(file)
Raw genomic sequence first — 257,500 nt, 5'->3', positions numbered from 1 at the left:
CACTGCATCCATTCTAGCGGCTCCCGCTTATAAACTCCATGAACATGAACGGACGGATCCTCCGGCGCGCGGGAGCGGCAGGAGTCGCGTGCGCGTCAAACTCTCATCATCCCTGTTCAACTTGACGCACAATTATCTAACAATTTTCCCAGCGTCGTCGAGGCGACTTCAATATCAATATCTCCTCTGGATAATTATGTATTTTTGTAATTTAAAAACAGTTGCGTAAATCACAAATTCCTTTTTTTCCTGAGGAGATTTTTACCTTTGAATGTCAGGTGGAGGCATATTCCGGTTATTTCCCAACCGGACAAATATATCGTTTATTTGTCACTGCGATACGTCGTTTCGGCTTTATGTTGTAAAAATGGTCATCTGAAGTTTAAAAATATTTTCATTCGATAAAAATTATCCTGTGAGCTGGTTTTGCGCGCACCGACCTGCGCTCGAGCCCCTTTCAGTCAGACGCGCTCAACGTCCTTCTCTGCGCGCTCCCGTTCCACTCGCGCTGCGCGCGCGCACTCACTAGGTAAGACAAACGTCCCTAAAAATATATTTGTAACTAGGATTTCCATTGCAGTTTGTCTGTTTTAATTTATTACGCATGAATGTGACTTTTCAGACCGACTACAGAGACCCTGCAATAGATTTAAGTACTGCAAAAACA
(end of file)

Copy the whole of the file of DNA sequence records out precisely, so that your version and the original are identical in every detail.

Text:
Raw genomic sequence first — 257,500 nt, 5'->3', positions numbered from 1 at the left:
CACTGCATCCATTCTAGCGGCTCCCGCTTATAAACTCCATGAACATGAACGGACGGATCCTCCGGCGCGCGGGAGCGGCAGGAGTCGCGTGCGCGTCAAACTCTCATCATCCCTGTTCAACTTGACGCACAATTATCTAACAATTTTCCCAGCGTCGTCGAGGCGACTTCAATATCAATATCTCCTCTGGATAATTATGTATTTTTGTAATTTAAAAACAGTTGCGTAAATCACAAATTCCTTTTTTTCCTGAGGAGATTTTTACCTTTGAATGTCAGGTGGAGGCATATTCCGGTTATTTCCCAACCGGACAAATATATCGTTTATTTGTCACTGCGATACGTCGTTTCGGCTTTATGTTGTAAAAATGGTCATCTGAAGTTTAAAAATATTTTCATTCGATAAAAATTATCCTGTGAGCTGGTTTTGCGCGCACCGACCTGCGCTCGAGCCCCTTTCAGTCAGACGCGCTCAACGTCCTTCTCTGCGCGCTCCCGTTCCACTCGCGCTGCGCGCGCGCACTCACTAGGTAAGACAAACGTCCCTAAAAATATATTTGTAACTAGGATTTCCATTGCAGTTTGTCTGTTTTAATTTATTACGCATGAATGTGACTTTTCAGACCGACTACAGAGACCCTGCAATAGATTTAAGTACTGCAAAAACA